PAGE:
Kristen Radford, a professor at Australia’s University of Queensland is leading a scientific research team that's developing the next generation of therapeutic cancer vaccines. Their vaccine, which showed promising results in preclinical trials, has hit a new milestone as the team now plans to test its efficacy in human clinical trials.
According to Radford, this experimental vaccine has immense potential in treating a wide spectrum of malignancies. "We are hoping this vaccine could be used to treat blood cancers, such as myeloid leukemia, non-Hodgkin's lymphoma, multiple myeloma, and pediatric leukemias, plus solid malignancies including breast, lung, renal, ovarian, and pancreatic cancers, and glioblastoma," she said.
The vaccine is a chimera, made up of human antibodies that are genetically fused to a tumor-specific protein called Wilms’ tumor 1, or WT1. The WT1 protein is one of the most studied tumor-associated antigens, meaning that the presence of WT1 on tumors can flag down circulating immune cells to target and destroy the cancerous cells. Due to its high immunogenicity, WT1 is a prime target for therapeutic cancer vaccine development.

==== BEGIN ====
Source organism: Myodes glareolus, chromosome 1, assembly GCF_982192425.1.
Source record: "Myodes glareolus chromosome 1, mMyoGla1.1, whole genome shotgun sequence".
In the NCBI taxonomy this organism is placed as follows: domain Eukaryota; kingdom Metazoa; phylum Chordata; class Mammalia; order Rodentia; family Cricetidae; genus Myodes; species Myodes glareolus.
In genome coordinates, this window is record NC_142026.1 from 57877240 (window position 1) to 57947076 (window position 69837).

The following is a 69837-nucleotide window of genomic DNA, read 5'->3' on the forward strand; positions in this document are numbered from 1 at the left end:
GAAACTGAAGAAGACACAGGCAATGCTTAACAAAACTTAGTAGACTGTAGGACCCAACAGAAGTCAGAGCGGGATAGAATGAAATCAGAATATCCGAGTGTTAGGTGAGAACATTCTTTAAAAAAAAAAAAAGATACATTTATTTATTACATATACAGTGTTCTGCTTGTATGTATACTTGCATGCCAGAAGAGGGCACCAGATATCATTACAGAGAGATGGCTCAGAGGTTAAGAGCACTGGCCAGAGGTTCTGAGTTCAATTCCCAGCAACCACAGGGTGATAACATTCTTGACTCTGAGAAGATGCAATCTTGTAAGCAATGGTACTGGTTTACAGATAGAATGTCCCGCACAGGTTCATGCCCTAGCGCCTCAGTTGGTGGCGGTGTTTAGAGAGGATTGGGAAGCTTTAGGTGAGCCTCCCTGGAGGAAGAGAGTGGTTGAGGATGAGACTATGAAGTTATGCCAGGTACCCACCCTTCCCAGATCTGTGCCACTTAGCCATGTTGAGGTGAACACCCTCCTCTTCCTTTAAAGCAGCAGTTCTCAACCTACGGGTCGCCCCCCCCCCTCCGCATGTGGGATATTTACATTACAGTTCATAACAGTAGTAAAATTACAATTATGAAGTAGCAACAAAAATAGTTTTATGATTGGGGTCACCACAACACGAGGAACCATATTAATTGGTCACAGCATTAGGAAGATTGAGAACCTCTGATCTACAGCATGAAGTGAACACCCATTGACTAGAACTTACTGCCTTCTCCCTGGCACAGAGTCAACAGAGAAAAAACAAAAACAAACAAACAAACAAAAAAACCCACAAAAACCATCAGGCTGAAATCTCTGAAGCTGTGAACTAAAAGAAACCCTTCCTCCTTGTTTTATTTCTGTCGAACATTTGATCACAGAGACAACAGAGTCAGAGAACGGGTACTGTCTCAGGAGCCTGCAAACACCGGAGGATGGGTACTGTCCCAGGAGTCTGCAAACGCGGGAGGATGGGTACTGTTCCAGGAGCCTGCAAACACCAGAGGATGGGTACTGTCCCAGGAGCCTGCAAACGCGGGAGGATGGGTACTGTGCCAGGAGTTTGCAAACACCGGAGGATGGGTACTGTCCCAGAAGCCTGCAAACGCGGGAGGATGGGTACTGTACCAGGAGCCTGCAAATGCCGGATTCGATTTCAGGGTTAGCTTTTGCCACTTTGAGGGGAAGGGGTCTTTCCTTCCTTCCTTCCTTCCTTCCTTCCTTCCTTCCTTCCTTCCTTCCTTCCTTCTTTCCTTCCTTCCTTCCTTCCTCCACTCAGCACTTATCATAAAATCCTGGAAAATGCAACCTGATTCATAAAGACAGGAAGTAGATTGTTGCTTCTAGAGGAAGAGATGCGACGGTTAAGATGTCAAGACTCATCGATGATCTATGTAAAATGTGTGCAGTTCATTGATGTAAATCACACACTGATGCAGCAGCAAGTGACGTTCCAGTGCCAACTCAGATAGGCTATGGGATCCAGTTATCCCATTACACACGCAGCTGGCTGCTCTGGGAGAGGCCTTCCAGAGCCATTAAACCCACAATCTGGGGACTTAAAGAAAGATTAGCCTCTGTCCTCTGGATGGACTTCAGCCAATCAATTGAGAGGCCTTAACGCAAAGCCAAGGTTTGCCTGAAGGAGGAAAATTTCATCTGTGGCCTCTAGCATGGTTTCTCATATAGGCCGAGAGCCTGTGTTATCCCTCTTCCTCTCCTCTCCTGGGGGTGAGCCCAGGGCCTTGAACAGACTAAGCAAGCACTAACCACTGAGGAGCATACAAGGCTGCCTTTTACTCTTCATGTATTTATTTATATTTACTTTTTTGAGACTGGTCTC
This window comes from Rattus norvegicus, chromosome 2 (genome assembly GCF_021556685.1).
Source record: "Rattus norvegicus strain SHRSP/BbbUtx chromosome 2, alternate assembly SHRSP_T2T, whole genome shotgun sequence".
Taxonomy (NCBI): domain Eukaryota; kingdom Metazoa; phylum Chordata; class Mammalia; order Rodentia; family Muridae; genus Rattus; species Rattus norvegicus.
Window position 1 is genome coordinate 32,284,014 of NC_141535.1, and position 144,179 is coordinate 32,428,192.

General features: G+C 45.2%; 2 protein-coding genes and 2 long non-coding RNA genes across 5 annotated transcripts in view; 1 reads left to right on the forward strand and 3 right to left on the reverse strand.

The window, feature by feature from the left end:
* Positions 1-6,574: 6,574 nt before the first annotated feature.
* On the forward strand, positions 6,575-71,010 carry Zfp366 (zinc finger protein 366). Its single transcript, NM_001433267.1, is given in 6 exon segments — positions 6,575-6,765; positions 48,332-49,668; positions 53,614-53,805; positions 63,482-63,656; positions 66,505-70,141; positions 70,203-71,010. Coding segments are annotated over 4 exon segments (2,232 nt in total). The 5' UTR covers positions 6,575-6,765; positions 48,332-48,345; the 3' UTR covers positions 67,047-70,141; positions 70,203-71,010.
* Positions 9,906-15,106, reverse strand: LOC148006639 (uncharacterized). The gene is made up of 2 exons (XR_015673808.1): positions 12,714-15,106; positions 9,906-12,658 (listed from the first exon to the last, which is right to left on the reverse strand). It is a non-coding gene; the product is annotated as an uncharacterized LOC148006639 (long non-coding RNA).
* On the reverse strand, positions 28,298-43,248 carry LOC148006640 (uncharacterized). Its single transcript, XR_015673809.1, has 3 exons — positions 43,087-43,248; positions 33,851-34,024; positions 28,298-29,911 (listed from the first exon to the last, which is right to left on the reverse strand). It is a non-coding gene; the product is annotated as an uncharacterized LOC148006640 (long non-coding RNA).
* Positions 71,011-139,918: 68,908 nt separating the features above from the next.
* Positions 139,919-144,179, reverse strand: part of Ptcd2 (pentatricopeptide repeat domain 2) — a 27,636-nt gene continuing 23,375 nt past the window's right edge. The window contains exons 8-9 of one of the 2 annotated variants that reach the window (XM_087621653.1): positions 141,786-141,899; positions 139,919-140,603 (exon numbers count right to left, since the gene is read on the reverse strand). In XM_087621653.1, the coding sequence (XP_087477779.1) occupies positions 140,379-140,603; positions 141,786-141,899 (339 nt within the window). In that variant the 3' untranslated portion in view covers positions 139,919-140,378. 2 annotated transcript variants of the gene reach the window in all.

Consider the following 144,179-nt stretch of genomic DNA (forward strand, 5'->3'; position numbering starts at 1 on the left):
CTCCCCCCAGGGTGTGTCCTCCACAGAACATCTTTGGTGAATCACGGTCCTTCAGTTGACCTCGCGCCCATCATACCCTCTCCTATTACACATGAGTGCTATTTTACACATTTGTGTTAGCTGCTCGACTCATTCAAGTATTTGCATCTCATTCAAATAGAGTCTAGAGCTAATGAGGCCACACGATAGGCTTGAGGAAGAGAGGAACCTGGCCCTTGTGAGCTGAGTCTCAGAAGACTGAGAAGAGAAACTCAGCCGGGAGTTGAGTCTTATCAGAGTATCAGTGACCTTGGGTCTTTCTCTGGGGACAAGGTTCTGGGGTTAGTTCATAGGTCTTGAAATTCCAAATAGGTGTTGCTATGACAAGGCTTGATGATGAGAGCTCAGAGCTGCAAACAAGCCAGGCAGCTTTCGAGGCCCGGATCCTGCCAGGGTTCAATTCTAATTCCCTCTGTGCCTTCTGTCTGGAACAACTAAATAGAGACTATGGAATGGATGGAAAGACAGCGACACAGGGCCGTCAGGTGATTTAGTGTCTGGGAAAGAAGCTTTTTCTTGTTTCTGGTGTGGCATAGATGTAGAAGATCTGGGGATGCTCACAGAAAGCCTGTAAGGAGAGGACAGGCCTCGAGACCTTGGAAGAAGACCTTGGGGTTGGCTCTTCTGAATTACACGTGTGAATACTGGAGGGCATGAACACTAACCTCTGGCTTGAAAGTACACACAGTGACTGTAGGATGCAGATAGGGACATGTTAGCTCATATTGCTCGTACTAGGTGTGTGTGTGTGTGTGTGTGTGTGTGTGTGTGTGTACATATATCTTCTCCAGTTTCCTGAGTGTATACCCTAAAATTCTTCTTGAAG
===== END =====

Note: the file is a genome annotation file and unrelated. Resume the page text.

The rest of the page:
Vaccines can train the immune system to recognize and eliminate invading pathogens and malignant cells. There are currently two types of cancer vaccines, ones that either prevent cancer development or vaccines that are applied therapeutically to wipe out residual tumors after therapy and prevent cancer from recurring. Most of the therapeutic vaccines are still in development and not widely available outside of a clinical trial setting.
Radford and colleagues believe that this new cancer vaccine has an edge over other similar treatments in development.
Speaking on these advantages, she commented, "First, it can be produced as an 'off the shelf' clinical-grade formulation, which circumvents the financial and logistical issues associated with patient-specific vaccines."
"Secondly, this prototype vaccine targets the key tumor cells required for the initiation of tumor-specific immune responses, thereby maximizing the potential effectiveness of treatment, while minimizing potential side effects.”
“We are very happy to see our research published in a prestigious journal, and we hope our continued work towards finding a safe and effective cancer vaccine will benefit cancer patients in the future,” added Radford, whose study has recently been published in the highly ranked journal, Clinical and Translational Immunology.